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Fri, May 24

Supervisors to discuss plane crash lawsuit

The aftermath of a fatal plane crash that led to a lawsuit against Yavapai County will be the topic of an executive session when the Board of Supervisors meets Monday.

The three-member board must decide whether that suit, brought by the families of two of the victims, will settle or proceed to trial, said David Hunt, counsel to the board. Last month Superior Court Judge Ralph M. Hess ordered a Dec. 6 scheduling conference to set a date for trial, according to court records.

Former county medical examiner Dr. Philip Keen is evaluating a settlement offer, said his lawyer, Christopher Jensen. However, Jensen said Keen needs to know the county's position before deciding whether to proceed with the offer, hence the executive session.

The crash, which occurred about 16 miles northwest of Prescott, killed pilot William "Billy" Friedman and passengers Andy Boquet, Donald Morris, Joshua Vaughan and Warren Parkes. Boquet and Morris were former military and commercial pilots. Vaughan was a photographer and mobile disc jock. Parkes was a photographer and the executive director of the Arizona Skyfest air show. Friedman was the operations director of the air show.

On Oct. 18, 2006, Friedman flew a Piper Cheyenne under a much larger Soviet MiG-21 a few weeks after the Arizona Skyfest air show at the Ernest A. Love Field to check if the jet's landing gear had retracted, National Transportation Safety Board officials said shortly after the accident. The force of the MiG's jet exhaust ripped off the upper section of the Cheyenne's vertical stabilizer, likely sending the small, twin-engine plane into an irreversible dive.

Family members of the victims also filed other lawsuits against various parties alleging wrongful death; those suits resulted in out-of-court settlements, said Mark W. Drutz, an attorney for the plaintiffs. Drutz did not disclose the settlement amounts.

In the lawsuit involving Yavapai County brought by Dorothy, Michael and Monica Morris, Kimberly Scoggin and Amy Vaughan, the plaintiffs allege the county was negligent in how it handled the victims' remains. In addition to the county and Keen, Arizona Professional Transport and R Triple T Corp., a funeral home company, were also named as defendants. Yavapai County contracted with Arizona Transport to clean up the crash site and transport the bodies of the victims to the Medical Examiner's Office, the suit said.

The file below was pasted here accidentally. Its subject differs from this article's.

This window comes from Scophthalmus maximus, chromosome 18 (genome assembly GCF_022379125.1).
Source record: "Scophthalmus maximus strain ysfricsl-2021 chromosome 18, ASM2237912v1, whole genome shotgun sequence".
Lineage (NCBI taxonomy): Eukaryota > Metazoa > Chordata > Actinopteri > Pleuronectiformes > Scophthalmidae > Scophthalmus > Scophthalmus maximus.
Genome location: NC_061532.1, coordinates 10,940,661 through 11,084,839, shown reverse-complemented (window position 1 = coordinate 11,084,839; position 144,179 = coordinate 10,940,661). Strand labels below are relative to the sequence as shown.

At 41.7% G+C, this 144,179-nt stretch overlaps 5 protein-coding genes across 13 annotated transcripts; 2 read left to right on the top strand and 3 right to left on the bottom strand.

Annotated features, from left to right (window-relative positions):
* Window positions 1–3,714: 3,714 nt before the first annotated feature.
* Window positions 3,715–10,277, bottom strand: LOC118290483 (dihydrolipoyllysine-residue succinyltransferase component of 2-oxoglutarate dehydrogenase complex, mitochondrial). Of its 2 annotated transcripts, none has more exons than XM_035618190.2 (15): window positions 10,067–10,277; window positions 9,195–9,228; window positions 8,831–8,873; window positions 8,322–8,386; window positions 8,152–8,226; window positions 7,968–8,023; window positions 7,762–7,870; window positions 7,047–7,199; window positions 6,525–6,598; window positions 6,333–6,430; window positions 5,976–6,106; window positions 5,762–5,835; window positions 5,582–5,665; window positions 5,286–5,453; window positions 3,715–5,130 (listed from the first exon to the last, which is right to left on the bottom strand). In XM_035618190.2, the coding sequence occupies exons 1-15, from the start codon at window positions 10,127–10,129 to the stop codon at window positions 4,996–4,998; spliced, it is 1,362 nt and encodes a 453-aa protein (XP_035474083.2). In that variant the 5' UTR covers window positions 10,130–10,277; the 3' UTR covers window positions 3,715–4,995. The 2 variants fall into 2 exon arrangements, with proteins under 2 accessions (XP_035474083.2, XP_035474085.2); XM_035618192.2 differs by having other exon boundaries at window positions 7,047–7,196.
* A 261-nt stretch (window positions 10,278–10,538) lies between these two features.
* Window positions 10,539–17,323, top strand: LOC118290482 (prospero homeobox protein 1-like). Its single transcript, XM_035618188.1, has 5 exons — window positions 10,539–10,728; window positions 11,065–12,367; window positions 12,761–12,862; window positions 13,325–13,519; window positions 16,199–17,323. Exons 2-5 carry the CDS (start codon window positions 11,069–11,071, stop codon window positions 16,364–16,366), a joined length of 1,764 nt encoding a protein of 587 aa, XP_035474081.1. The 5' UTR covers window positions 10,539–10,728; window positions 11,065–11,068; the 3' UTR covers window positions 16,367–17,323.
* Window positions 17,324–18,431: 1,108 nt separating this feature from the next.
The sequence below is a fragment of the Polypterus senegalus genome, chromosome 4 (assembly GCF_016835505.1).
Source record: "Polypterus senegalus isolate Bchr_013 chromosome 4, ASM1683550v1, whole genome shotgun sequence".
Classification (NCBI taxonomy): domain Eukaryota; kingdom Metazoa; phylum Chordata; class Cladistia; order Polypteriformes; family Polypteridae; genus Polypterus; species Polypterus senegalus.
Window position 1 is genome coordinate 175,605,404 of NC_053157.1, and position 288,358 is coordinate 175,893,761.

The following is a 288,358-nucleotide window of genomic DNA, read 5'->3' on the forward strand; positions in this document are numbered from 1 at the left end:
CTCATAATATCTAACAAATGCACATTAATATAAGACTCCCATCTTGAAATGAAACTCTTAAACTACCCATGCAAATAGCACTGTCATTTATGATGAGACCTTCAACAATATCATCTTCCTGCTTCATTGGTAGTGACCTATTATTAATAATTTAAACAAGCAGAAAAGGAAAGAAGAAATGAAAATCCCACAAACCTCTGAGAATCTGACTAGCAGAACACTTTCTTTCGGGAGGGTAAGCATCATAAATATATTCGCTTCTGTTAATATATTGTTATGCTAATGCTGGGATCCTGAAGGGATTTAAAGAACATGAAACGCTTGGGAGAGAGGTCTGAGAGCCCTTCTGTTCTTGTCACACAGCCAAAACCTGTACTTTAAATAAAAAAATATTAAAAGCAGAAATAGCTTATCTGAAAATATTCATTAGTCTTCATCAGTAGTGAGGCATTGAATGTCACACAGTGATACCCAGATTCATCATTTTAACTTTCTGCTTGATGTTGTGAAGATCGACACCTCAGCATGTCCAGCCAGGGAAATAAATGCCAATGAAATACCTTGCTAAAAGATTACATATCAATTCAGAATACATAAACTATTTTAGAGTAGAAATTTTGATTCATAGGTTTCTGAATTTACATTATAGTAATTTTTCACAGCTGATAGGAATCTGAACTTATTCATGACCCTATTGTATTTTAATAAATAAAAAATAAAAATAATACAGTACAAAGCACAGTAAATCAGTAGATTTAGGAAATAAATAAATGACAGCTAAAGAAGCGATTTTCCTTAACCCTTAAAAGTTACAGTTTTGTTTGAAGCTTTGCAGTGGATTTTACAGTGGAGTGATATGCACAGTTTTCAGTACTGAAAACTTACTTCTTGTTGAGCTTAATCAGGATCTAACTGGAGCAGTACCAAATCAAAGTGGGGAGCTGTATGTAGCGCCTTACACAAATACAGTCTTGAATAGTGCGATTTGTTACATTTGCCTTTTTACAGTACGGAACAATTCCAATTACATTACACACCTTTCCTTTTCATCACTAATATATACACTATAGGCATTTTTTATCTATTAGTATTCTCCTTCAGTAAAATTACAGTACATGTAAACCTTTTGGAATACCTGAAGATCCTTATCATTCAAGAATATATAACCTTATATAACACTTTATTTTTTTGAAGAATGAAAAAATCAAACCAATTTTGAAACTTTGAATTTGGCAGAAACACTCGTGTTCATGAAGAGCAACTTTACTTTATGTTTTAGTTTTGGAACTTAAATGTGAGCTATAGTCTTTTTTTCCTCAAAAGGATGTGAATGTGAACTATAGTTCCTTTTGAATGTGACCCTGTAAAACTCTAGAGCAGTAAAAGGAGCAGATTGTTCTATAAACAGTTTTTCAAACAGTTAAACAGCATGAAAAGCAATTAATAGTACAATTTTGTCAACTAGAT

On Oct. 21, 2006, officials from the NTS and the sheriff's office met with the families of the victims at the airport. At that meeting, officials told the family members the NTS had released the crash scene and that workers had taken the victims' remains to the medical examiner's office. Officials told the families that the remains would be identified and then released to funeral homes, the suit said.

Lieutenant David Rhodes escorted the Morris family members to the crash site two days later. They searched the area, hoping to find Donald Morris' wedding ring.

"The Morris children each located objects in the rubble of the crash site area in order to scrape and scoop at the ground to move the dirt and ashes around," the lawsuit said. "At some point the Morris children began to realize that their digging tools actually were human skeletal remains."

Dorothy Morris saw her children become "hysterical, laughing and crying simultaneously upon the shocking realization that the human skeletal remains that they had been holding may have been their father's remains," the suit said.

Kimberly Scoggin also saw human bones resting on the ground, the suit said.

The suit claims the county and other defendants "breached their duty to the Morris family by failing to clear the crash site of human remains, knowing that they had lost a family member in a plane crash just days before and disregarding the near certainty that discovery of such remains would result in emotional distress."

Also, the suit alleges that Dorothy Morris notified Keen through her lawyer that she wanted the additional remains found at the crash site to be identified and turned over to the families so they could be placed in a planned monument. Instead, Keen replied that "any non-unique or unidentifiable tissue remains are disposed of in accordance with accepted biohazard protocols and are no longer available in the office or to anyone."

The county has denied any wrongdoing in its response.

Meanwhile, Jensen, Keen's lawyer, said the county brought his client into the lawsuit by telling the plaintiffs that Keen was "a possible person at fault," so they also sued him. The county then filed a cross-claim against Keen to repay it if it is required to pay any money to Morris and the other plaintiffs, Jensen said. However, Superior Court Judge David L Mackey dismissed the county's cross-claim, finding it was in "bad faith," Jensen said.

Then in January, Keen sued the county, a case being heard in Coconino County, saying that Yavapai County had acted in bad faith against him by "dragging him into this lawsuit," Jensen said. Keen seeks the expenses and attorney fees that he incurred from the litigation.


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